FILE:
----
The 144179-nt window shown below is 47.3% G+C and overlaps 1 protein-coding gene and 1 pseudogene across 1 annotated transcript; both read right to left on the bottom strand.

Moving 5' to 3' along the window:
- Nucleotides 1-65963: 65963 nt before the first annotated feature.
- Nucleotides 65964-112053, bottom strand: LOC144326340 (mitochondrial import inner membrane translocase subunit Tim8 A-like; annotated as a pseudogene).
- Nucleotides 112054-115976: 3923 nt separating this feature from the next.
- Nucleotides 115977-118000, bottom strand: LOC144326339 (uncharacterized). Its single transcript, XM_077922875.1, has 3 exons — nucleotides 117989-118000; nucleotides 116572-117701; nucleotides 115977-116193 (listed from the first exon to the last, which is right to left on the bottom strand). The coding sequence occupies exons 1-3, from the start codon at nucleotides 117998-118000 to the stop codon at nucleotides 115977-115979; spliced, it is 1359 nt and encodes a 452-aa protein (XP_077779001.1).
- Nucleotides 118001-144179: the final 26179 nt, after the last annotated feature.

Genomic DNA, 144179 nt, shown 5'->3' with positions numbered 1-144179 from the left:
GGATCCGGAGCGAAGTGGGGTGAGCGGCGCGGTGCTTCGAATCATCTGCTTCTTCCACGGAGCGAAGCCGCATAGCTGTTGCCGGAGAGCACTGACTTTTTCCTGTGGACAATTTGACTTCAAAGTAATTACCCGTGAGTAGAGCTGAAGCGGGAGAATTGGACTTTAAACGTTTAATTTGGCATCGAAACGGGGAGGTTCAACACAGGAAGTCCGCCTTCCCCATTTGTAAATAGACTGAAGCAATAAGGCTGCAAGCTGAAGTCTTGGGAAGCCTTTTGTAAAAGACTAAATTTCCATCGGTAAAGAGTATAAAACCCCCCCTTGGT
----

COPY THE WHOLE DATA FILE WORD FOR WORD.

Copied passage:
The 144179-nt window shown below is 47.3% G+C and overlaps 1 protein-coding gene and 1 pseudogene across 1 annotated transcript; both read right to left on the bottom strand.

Moving 5' to 3' along the window:
- Nucleotides 1-65963: 65963 nt before the first annotated feature.
- Nucleotides 65964-112053, bottom strand: LOC144326340 (mitochondrial import inner membrane translocase subunit Tim8 A-like; annotated as a pseudogene).
- Nucleotides 112054-115976: 3923 nt separating this feature from the next.
- Nucleotides 115977-118000, bottom strand: LOC144326339 (uncharacterized). Its single transcript, XM_077922875.1, has 3 exons — nucleotides 117989-118000; nucleotides 116572-117701; nucleotides 115977-116193 (listed from the first exon to the last, which is right to left on the bottom strand). The coding sequence occupies exons 1-3, from the start codon at nucleotides 117998-118000 to the stop codon at nucleotides 115977-115979; spliced, it is 1359 nt and encodes a 452-aa protein (XP_077779001.1).
- Nucleotides 118001-144179: the final 26179 nt, after the last annotated feature.

Genomic DNA, 144179 nt, shown 5'->3' with positions numbered 1-144179 from the left:
GGATCCGGAGCGAAGTGGGGTGAGCGGCGCGGTGCTTCGAATCATCTGCTTCTTCCACGGAGCGAAGCCGCATAGCTGTTGCCGGAGAGCACTGACTTTTTCCTGTGGACAATTTGACTTCAAAGTAATTACCCGTGAGTAGAGCTGAAGCGGGAGAATTGGACTTTAAACGTTTAATTTGGCATCGAAACGGGGAGGTTCAACACAGGAAGTCCGCCTTCCCCATTTGTAAATAGACTGAAGCAATAAGGCTGCAAGCTGAAGTCTTGGGAAGCCTTTTGTAAAAGACTAAATTTCCATCGGTAAAGAGTATAAAACCCCCCCTTGGT